For a classification problem, we need to pay attention to the dataset. Let’s see the distribution of our feature matrix. This could help us choose the most ideal feature normalization method.
First, let’s define a method that plots the distribution of each feature.

see a link to the method here as it’s quite lengthy.

So let’s call the method on the diabetes_df data frame we defined above. This would create a Histplot of each independent variable.

`plot_features(diabetes_df)>>`

We can see that the distribution for variables:- Age, Pregnancies, SerumInsulin and DiabetesPedigree is similar. It’s asymmetrical and Unimodal. Having one dominant mode at the beginning made up of a lot of low values. Then a few mid to high values that tend to skew the shape to the right.

Other variables like PlasmaGlucose, DiastolicBP, TricepsThickness and BMI seem to have a roughly symmetrical and normal distribution. BMI is quite interesting with a bimodal distribution around 20 and 40 values, and a bell-shaped normal distribution from around the 25–55 range.

One thing is clear, the bulk of the distribution of values in this dataset is within the lower limits.

Let’s try to normalise the distribution of the variables that are asymmetrical. We shall use a simple feature-engineering technique by just converting these values to their log values.

The essence is to make our model generalise properly without bias to any particular set of skewed values.

`for i in diabetes_df.columns: if i in ['Age', 'DiabetesPedigree', 'BMI', 'SerumInsulin']: print(i) diabetes_df[i] = diabetes_df[i].apply(np.log)>>SerumInsulin BMI DiabetesPedigree Age`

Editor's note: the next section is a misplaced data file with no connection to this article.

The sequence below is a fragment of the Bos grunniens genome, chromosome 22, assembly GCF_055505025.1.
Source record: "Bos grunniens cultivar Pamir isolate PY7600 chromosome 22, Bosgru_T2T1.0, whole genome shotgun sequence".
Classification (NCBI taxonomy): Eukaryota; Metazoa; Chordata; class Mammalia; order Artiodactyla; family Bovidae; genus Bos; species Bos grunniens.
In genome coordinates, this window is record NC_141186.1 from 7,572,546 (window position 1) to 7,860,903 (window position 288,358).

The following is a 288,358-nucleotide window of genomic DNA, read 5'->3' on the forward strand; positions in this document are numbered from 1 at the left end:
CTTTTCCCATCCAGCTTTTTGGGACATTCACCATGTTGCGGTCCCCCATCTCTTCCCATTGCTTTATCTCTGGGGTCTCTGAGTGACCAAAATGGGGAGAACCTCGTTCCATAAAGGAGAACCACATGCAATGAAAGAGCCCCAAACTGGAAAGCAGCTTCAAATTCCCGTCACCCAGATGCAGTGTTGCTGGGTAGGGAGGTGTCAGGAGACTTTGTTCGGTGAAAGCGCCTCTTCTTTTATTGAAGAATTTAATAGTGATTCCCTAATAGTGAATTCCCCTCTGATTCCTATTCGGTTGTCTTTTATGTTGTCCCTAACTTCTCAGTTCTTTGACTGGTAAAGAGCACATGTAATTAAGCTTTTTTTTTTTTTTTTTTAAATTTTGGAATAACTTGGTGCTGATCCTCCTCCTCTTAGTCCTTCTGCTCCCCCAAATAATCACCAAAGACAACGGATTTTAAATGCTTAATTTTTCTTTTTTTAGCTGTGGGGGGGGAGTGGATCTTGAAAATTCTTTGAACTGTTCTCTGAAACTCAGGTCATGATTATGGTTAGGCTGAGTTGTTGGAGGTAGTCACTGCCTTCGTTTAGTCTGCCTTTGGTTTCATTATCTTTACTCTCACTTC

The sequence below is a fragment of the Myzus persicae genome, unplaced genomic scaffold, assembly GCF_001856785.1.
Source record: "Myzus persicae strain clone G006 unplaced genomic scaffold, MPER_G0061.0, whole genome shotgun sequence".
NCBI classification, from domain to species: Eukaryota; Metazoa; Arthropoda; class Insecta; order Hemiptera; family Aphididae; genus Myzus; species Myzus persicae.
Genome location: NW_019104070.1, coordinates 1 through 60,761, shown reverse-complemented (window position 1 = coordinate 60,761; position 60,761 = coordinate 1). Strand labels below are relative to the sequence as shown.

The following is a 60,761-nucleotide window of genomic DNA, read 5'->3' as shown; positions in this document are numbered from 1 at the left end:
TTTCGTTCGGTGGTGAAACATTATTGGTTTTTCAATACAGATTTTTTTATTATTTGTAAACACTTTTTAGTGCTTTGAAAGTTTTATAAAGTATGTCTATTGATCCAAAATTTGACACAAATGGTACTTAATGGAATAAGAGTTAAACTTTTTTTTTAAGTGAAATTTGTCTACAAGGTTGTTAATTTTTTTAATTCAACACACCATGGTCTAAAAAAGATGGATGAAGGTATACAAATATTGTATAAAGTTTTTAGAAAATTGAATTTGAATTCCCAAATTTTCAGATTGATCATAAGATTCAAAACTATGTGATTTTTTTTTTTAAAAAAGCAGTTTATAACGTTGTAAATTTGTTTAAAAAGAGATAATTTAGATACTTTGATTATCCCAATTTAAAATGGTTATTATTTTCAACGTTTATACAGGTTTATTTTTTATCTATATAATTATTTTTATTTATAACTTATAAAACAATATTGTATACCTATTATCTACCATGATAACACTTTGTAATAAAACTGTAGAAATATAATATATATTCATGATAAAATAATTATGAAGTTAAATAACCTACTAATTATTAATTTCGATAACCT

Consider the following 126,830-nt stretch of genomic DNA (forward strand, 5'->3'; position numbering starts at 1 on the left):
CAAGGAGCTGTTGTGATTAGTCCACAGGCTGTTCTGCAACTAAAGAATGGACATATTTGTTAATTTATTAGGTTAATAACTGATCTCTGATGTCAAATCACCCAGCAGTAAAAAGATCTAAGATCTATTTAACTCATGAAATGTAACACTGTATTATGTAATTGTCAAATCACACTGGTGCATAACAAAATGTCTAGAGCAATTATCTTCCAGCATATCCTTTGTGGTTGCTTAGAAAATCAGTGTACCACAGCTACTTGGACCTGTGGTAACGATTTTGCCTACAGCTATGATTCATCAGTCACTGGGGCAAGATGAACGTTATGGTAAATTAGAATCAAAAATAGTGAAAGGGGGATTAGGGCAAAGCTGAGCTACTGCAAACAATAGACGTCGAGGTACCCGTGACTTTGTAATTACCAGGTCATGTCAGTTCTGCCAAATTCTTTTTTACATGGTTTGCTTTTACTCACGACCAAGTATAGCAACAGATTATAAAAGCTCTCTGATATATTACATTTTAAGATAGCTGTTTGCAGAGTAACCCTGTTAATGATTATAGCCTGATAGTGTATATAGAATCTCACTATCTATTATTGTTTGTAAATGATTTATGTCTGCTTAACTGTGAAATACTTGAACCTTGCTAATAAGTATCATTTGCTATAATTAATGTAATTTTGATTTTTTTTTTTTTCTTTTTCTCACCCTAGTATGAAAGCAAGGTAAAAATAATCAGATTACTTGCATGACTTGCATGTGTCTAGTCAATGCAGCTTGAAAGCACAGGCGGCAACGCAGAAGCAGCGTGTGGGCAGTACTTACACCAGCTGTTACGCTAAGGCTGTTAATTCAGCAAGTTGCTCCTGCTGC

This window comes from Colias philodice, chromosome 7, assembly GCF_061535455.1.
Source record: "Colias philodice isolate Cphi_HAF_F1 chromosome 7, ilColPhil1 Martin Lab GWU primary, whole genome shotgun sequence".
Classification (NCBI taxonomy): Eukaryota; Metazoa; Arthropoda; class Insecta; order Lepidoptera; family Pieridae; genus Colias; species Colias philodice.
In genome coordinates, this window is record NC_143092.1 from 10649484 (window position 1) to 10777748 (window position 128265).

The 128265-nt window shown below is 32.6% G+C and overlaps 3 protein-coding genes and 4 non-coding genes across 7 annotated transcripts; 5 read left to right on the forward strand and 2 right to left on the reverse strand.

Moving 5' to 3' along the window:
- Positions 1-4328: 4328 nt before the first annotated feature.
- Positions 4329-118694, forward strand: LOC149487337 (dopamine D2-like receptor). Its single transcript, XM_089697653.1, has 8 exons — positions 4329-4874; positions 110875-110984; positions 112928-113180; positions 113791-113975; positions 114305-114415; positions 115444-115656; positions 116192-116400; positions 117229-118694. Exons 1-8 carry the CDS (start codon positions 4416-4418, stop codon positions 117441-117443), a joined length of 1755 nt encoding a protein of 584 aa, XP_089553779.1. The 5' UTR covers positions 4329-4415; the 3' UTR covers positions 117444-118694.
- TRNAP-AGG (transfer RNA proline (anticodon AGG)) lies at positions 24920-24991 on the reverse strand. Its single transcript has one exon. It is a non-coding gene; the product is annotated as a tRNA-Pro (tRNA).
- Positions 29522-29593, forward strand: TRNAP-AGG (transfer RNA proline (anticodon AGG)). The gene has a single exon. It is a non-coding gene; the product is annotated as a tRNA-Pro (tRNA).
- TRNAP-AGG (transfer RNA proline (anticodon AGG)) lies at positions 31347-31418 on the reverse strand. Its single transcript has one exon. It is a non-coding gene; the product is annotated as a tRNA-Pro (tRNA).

Let’s see the shape of the distribution again.

Remember there are two datasets, one for the patients' data and the other for the doctors. Let’s look at the doctors' dataset, checking its shape and if missing values exist.

`doctors_link = 'https://raw.githubusercontent.com/Blackman9t/Machine_Learning/master/doctors.csv'doctors_df = pd.read_csv(doctors_link, encoding='latin-1')# Note the above code line throws a UnicodeDecodeError except we encode the string in latin-1 as shown above.doctors_df.head()`

Next, we need to join the two datasets so that we can see which Doctor treated which patients. Since both datasets have the same PatientID column, we shall join them on this column, using the left-outer join (or left-join) on the Patients dataset with the doctors' dataset on the right.

This will ensure that all patients records are intact, even though some doctors record may be missing. Since we have 15000 patients record and 14895 doctors record.

`# let's merge both datasets into a new dataframe and check the shape and if missing values exist.diabetes_doctor_df = pd.merge(diabetes_df, doctors_df, how='left', on='PatientID' )diabetes_doctor_df.head()`